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New study highlights food issues in Banff

"If we are looking at health in all facets – mentally, physically, emotionally and spiritually – food is key to all of those."
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BANFF – Affordability, food waste and access to healthy and organic foods are some of the key food concerns in Banff revealed in a recent food study.

Initiated through the Bow Valley Food Alliance, the goal of Imagining Food in Banff was to gain a better understanding of the strength and issues related to food in the mountain town.

"You see the pressure of choosing between paying for rent and buying groceries, as the cost of accommodation is not compatible with wages," Kevin Driver with the Banff Full Gospel Church said in the report.

With affordability at the top of the list of issues, people interviewed noted the food costs in Banff are "exacerbated by housing cost" along with low wages with an prevalent attitude that if you cannot afford housing and food in Banff, then you should move somewhere else.

Banff residents were quoted as saying they felt the difficult issues such as food security were "brushed under the rug" and said they feel there is a need for more understanding and communication about food issues in the community.

"I'd say people don't feel like they have decision-making power over the food that's available in Banff because it caters to tourists, four million of them," said holistic nutritionist Dawn Byford.

Along with affordability, eight other key issues arose when talking with residents, including access to and support for food programs, spaces to grow, prepare and gather, and community decision-making and ability to shape food systems.

"When asked whether they thought community members were able to meaningfully contribute to decision-making relating to food in Banff, the majority of the interviewees answered with a simple 'no,' " the report stated.

The lack of availability of fresh, healthy, local and culturally appropriate food was noted as an issue not only for households, but for restaurants and community-based programs as well.

But with nine key issues brought up, residents also acknowledged Banff's food strengths, such as community lunches and dinners, Banff Food Rescue, the Banff Farmers Market, food boxes, community growing spaces and the Bow Valley Food Alliance.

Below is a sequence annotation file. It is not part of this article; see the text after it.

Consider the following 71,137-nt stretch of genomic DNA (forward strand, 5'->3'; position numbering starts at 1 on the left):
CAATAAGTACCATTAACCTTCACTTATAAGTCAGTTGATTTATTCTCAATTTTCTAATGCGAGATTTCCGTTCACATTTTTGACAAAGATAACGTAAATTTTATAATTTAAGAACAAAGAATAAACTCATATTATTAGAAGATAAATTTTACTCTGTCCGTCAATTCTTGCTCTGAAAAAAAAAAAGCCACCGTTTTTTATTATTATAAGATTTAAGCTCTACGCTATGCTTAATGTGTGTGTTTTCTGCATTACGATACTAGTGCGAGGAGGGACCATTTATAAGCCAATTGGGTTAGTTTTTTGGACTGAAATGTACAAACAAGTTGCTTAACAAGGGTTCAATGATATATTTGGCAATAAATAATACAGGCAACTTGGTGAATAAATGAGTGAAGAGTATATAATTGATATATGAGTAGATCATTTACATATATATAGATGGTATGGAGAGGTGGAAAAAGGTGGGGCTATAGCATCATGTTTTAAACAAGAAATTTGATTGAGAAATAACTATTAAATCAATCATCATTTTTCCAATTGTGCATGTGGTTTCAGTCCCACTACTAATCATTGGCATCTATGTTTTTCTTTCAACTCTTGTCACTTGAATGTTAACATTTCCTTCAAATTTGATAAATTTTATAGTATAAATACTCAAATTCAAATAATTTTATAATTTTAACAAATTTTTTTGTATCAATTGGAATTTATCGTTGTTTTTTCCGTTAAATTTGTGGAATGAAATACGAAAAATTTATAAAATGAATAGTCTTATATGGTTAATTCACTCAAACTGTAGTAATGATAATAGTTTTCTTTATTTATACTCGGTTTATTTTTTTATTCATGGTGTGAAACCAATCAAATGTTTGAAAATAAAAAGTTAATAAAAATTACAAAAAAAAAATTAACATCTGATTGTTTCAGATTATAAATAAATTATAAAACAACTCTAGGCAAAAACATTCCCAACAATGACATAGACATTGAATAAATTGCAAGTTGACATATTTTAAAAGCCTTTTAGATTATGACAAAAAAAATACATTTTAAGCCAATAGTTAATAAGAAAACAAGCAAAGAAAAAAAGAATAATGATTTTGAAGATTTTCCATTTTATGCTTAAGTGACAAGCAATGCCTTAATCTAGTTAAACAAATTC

"Food rescue is an example of how people can start something and get the community to rally around it," Councillor Corrie DiManno said in the report.

"The way it's run also makes a lot of sense for Banff because Banff is fast paced, it's 24/7, it's people coming and going for both long and short amounts of time. I think the food rescue had really figured out the secret of making food available to people."

Growing spaces was also an issue brought up, but residents highlighted the already available spaces as a strength too, including the Banff Community Greenhouses, a backyard garden share program, and the Banff Springs Greenhouse.

"The greenhouse plays many roles. Education advocacy, growing food to eat ... it also helps people develop a connection to our food system, helps them understand where our food comes from, how it's grown, and helps people realize how tough it can be to grow things," said Andrew Oosting with the Banff Greenhouse Gardening Society.

The report made ten recommendations for the community.

Asking for "blue sky aspirations alongside more practical day-to-day recommendations," local residents asked for increased food education, to grow more food in the Valley, support for community food programs, to foster new and current partnerships, and increase the amount of affordable, healthy, locally-grown and sustainable foods.

Creating positive food policies, supporting diverse food cultures, developing more food-related spaces, supporting small food business and making food a priority in all community discussions, were also recommended.

"If we are looking at health in all facets – mentally, physically, emotionally and spiritually – food is key to all of those," said Zarifa Salzgeber with the Bow Valley Primary Care Network.

"And if you have to eat in the cafeteria and you can't prepare any of your own food, that's a problem."

For more information on all the food initiatives happening in the valley, or to download a copy of the report, visit the Bow Valley Food Alliance Facebook page.



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Jenna Dulewich

About the Author: Jenna Dulewich

Jenna Dulewich is a national and provincial award-winning multi-media journalist. Joining the Rocky Mountain Outlook in 2019, she covers Stoney Nakoda, MD of Bighorn, Canmore and court.
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